There are a few other great pizza by the slice places in L’Aquila, but “the Kangaroo” is the only favorite I can still find open––at least, one has re-opened in L’Aquila near the L’Aquila Est highway exit.  Luckily, there is another in Piazza Duca degli Abruzzi near my temporary home in Pescara. The pizza is like the Rome’s “pizza rustico” only, here, you pay by the slice, not by weight. Each slice has the surface area of a brick and is crispy on the bottom and slightly chewy below the toppings. In addition to their margherita, they are also known for pizza with cherry (“pachino”) tomatoes, smoked scamorza cheese, champignon mushrooms and sausage, or mozzarella, mushrooms and black truffle paste. 

7) Lo Zozzone – Rome

Lo Zozzone, great foccaccia pannini in Rome

Hidden in a side street near Piazza Navona, Zozzone is a hybrid between a sandwich shop and a pizza on the go place. They don’t really have pizza, but make all their sandwiches in front of you using freshly baked focaccia and whatever ingredients you point out. The name – literally “the big messy one” is probably because you’ll have olive oil dripping down from the sun dried tomatoes or artichoke hearts. Street food, they only have a few chairs and tables.

Via del Teatro Pace, 32 – Rome

8) Pane e Lavoro – L’Aquila

Pane e Lavoro makes the best bakery pizzetta in l’Aquila.  Round, wide as a coffee can lid, the ball of sizzled tomato sauce in the middle had just a whiff of mildly hot pepper. We made this our last stop on our way out of town for our family road trips. The bag was usually empty before we made it to the other side of the tunnel under Gran Sasso. Pane e Lavoro was the first of my old haunts to re-open after the earthquake. (http://wp.me/pfkhI-1A )

And, we’ve just started.

Why don’t you let me know about your favorites.

– Joshua Lawrence

For those of you reading this on Facebook or elsewhere, it was first published on carbonara.wordpress.com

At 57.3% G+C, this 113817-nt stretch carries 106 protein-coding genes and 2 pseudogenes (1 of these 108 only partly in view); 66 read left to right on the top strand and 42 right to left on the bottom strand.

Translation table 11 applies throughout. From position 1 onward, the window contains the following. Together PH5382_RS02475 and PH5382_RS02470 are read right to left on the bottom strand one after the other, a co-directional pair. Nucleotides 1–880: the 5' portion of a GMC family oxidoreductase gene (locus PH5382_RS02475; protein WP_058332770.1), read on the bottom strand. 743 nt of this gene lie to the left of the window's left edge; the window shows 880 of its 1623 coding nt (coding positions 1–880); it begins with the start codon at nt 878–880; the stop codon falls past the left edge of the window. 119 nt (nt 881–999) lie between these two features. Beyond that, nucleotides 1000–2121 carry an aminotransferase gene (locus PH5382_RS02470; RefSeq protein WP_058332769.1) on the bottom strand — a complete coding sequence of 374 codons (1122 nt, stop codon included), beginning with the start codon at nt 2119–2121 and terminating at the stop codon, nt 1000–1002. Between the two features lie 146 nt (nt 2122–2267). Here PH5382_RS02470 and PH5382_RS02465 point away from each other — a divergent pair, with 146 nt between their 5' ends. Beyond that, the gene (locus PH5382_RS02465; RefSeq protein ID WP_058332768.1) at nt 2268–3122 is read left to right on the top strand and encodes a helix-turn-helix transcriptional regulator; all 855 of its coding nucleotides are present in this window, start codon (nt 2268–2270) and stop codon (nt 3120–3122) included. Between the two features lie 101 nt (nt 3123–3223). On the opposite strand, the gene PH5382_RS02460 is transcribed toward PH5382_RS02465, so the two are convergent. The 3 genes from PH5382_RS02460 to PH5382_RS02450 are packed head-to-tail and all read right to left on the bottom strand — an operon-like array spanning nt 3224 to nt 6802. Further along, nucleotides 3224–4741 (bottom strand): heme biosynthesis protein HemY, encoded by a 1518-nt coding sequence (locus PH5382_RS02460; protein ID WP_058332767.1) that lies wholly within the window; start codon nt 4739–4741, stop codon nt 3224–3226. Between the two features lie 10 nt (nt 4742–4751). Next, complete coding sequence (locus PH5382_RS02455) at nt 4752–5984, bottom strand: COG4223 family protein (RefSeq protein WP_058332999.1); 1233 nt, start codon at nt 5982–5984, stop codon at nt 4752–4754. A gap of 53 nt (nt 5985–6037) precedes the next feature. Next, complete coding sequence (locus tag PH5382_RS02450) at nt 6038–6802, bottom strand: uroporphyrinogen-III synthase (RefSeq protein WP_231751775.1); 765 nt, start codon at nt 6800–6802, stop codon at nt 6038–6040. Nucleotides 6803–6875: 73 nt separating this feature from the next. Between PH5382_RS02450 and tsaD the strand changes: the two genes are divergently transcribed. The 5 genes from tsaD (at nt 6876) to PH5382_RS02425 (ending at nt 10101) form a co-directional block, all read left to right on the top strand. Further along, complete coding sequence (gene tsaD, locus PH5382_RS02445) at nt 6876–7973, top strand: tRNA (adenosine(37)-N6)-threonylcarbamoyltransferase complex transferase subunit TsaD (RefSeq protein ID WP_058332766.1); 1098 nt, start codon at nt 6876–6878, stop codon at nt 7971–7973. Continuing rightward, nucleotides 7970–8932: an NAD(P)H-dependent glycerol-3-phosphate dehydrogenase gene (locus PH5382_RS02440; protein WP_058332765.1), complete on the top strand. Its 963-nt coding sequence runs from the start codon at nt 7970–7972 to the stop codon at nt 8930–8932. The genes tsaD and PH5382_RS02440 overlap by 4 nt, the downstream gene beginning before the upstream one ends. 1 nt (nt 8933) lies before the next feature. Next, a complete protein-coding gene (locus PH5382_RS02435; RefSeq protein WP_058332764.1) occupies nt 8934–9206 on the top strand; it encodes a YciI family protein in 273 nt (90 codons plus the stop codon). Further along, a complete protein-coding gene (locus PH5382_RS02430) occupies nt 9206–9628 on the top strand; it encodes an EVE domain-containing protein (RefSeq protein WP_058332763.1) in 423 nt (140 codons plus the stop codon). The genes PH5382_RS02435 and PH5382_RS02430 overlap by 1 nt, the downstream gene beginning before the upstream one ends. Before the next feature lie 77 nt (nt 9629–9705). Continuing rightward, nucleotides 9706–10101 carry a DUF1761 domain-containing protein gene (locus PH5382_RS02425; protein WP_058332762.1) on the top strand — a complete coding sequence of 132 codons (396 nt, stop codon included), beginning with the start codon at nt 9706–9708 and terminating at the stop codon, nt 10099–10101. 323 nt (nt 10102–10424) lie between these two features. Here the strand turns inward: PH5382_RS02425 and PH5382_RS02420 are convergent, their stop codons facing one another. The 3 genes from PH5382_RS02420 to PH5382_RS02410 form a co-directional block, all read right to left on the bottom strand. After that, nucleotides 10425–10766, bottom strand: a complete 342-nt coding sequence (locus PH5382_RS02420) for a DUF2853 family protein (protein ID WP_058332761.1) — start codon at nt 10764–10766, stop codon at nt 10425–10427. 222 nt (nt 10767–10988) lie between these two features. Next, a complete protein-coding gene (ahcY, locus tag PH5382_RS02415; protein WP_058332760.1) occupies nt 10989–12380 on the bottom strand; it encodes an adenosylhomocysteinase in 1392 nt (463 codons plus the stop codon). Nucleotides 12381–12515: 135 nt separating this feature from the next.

Places, habits, memories

There’s a colleague I’ve been meaning to call for a while. Diego’s agency developed the visual image and promotional materials for Vinalia, an intimate restaurant with an amazing wine cellar and tasting bar that was just near Palazzo Margherita in the heart of l’Aquila. I had a lot of favorite places to eat and drink in L’Aquila, and Vinalia was where I went when I wanted something intimate, elegant and refined (and was in the mood to pay for it). Marzia Buzzanca, Vinalia’s mind, heart and soul was somehow able to transmit her rich knowledge of wine and her attention to detail, but also make you feel at ease and somehow in control. Of course she was playing with a stacked deck. It was all good. And the nights where dinners were combined with wine tastings guided by representatives of some of most renown winemakers in Italy and France became relaxed sumptuous dinner parties among friends.
I still have one of the last messages she sent out to Vinalia’s followers:

“All the bottles in the wine cellar are now on sale. Please look at the website. If you are interested please write me with what you want and where to send it now.
Please pass this on.
A big Hug”

When I started this blog, I started out with a brief piece on Vinalia, finishing with a promise to write again about what Marzia and her people were able to do. Now I have to work from blurry memory.